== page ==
It is quite a remarkable statement on my lack of imagination as a person that I always take a look at those lists of the most-watched Irish television programmes of the year, and think - yeah, sure 960,000 people watching the All-Ireland hurling final seems like a lot of peop. . . but what the hell was everyone else doing?
If it’s not the All-Ireland hurling final at the top of that yearly list, it’s the All-Ireland football final; and if it’s not either of those, it’s probably a rugby or soccer international. These are all events I cannot conceive of missing, and it appears I cannot conceive of anyone else missing them either.
There were a couple of years where Love/Hate had muscled its way to the top of those listings, and even though I’ve never watched a minute of it, I still didn’t feel like I was missing out in the same way I foolishly insist those not watching live sporting events must feel.
This is an entire festival of entertainment that I'm willingly, but not wilfully, avoiding. The question remains - why?
But every Christmas there comes a televisual spectacle that troubles me. The darts. And it’s not the World Darts Championship. . . it’s ‘the darts’, which seems to capture the entire crazed, febrile atmosphere of the Alexandra Palace in London, not just the tungsten-tossing exploits of the gladiators in question but the entire lifestyle evinced by those men (and women) and their adoring public.
If I hated it, or if I disdained it, it would be so much easier. I do not look on it as Brexit Britain at play, as it is obvious from even the most cursory of glances at Twitter that its appeal stretches far more widely than that. It appears to be a genuinely cross-generational, heart-warming celebration of ordinary people doing extraordinary things under the most bizarre of spotlights.
Jonathan Liew of the Guardian, just one of the dozens of members of the British sporting press pack utterly in thrall to ‘the darts’, wrote of Monday night’s World Championship final between Englishman Michael Smith and Scotland’s Peter Wright: “You were reminded again just what a befuddling challenge it must be to throw pinpoint darts in this environment, amid the pounding music and the hollering of the referee and the ambient smell of lager and takeaway. Many wither on the big stage.
“For those who succeed, it must be akin to performing open heart surgery on a nightclub dancefloor.”
This is the most succinct, the most perfect description of the appeal of “the darts” imaginable, and having read it on Tuesday morning I certainly was not going to try and better it here.
Harmonious marital atmosphere
But having watched Manchester United against Wolves earlier on Monday evening (moved to a 5.30pm kick-off! To accommodate Sky’s live coverage of ‘the darts’! Manchester bloody United!), I watched the third and fourth sets of the final and then turned on Don’t Look Up on Netflix, to maintain a happy and harmonious marital atmosphere in my house. But, as in all things and in all circumstances, I shouldn’t blame my wife - I did it utterly without complaint.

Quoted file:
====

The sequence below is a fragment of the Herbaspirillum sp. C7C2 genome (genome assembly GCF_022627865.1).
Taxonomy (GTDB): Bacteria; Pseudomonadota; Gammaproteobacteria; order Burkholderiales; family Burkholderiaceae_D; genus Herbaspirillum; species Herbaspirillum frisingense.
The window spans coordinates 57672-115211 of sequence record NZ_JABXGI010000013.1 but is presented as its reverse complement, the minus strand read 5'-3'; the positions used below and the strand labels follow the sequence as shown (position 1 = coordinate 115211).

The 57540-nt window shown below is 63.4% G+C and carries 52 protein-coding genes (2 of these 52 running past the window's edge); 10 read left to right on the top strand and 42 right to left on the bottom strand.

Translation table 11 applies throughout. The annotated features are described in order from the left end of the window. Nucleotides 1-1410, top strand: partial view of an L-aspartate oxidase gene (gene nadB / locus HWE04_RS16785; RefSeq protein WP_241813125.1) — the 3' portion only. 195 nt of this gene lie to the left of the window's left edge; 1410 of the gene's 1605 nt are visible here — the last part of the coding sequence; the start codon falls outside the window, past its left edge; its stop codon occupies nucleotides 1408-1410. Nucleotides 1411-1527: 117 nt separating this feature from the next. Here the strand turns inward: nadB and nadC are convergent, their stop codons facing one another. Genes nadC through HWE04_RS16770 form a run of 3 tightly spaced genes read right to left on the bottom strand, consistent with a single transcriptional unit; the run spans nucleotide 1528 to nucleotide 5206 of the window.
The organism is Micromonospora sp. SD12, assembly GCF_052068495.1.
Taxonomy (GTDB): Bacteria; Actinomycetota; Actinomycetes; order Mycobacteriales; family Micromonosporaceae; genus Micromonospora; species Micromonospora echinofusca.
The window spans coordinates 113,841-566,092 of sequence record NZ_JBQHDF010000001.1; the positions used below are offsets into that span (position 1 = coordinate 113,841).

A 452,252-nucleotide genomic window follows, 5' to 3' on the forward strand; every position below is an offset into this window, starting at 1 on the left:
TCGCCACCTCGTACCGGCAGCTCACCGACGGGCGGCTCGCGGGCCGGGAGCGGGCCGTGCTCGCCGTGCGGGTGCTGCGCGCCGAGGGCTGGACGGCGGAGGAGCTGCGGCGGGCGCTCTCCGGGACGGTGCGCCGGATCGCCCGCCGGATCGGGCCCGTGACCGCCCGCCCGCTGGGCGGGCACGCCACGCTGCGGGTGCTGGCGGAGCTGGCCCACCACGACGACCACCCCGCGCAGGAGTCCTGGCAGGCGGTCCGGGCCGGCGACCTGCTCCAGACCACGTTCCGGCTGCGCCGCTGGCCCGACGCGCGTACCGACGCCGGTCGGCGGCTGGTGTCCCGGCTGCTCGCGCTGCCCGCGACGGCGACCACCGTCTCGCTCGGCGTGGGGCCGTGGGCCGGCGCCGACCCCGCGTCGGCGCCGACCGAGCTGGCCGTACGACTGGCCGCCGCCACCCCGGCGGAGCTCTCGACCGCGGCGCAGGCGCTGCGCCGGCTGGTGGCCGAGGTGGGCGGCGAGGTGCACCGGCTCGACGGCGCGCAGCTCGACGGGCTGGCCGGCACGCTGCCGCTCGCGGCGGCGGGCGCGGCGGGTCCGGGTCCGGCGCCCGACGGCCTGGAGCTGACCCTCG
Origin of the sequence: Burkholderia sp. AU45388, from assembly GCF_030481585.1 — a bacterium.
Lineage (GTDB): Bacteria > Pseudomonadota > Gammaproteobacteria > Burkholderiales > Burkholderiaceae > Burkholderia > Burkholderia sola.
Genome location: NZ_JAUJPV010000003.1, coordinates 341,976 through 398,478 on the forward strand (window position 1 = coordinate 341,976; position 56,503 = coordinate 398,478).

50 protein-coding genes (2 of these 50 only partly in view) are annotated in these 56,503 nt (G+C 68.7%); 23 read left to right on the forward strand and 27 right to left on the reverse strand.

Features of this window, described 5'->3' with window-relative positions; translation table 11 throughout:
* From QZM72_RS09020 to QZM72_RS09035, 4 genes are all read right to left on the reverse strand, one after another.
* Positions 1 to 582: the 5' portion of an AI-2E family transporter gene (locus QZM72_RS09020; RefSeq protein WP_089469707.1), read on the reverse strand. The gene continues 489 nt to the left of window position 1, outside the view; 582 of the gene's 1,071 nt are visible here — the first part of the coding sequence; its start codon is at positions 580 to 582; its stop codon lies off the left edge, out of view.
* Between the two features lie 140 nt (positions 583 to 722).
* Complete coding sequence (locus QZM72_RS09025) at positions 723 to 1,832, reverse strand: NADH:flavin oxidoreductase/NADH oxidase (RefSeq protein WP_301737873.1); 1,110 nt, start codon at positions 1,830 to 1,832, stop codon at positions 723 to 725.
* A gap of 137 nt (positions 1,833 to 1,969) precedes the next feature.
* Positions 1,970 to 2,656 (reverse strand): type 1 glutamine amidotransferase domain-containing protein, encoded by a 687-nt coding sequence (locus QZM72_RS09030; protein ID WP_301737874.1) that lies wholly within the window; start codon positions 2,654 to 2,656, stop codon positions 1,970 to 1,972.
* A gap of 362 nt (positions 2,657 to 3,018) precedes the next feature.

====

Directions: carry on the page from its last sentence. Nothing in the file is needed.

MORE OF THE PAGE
At least 75 per cent of the people I follow on Twitter would broadly fall into the category of ‘sports stars and the journalists who follow them around for a living’. To see that entire cohort of people talking about a sporting event that I just couldn’t be bothered to watch felt. . . pretty transgressive.
It wasn’t just Monday night though. For the last two weeks, every time I logged onto social media I would see people say stuff like ‘unbelievable darts’, or even more tellingly, exclamations of orgiastic pleasure with no further elaboration such as ‘Bloody hell!!’, ‘what a tournament’, or ‘the greatest game I’ve ever seen’, but which were nevertheless obviously darts-related.
This is an entire festival of entertainment that I’m willingly, but not wilfully, avoiding. The question remains - why? Am I at least using my time away from the oche in some meaningful exploration of the fine arts? I watched Manchester United against Wolves earlier on Monday, for God’s sake, so I obviously don’t know what I’m doing.
At root, I believe the problem is one of sheer cowardice. What would happen if I added yet another sport to the roster, to go with the GAA, the never-ending carousel of Premier League games, the rugby inter-provincials, European games and internationals, even (God help us) the sordid late-night dalliances with the Ashes, the volume turned down low to hide my shame, the laptop shut closed with a bang to avoid discovery - would an inflection point be reached? If not in my brain, then at least in my marriage?
It is, in its way, a kind of self care. I know the Ally Pally is just a gateway drug. Soon I’d be tuning into the darts from Milton Keynes, from Barnsley, from Minehead. When you’re dealing with a man like me - weak, foolish, prone to headlong romances with any sport that will look at me sideways - you need to remember.
The darts is not just for Christmas, it’s for life.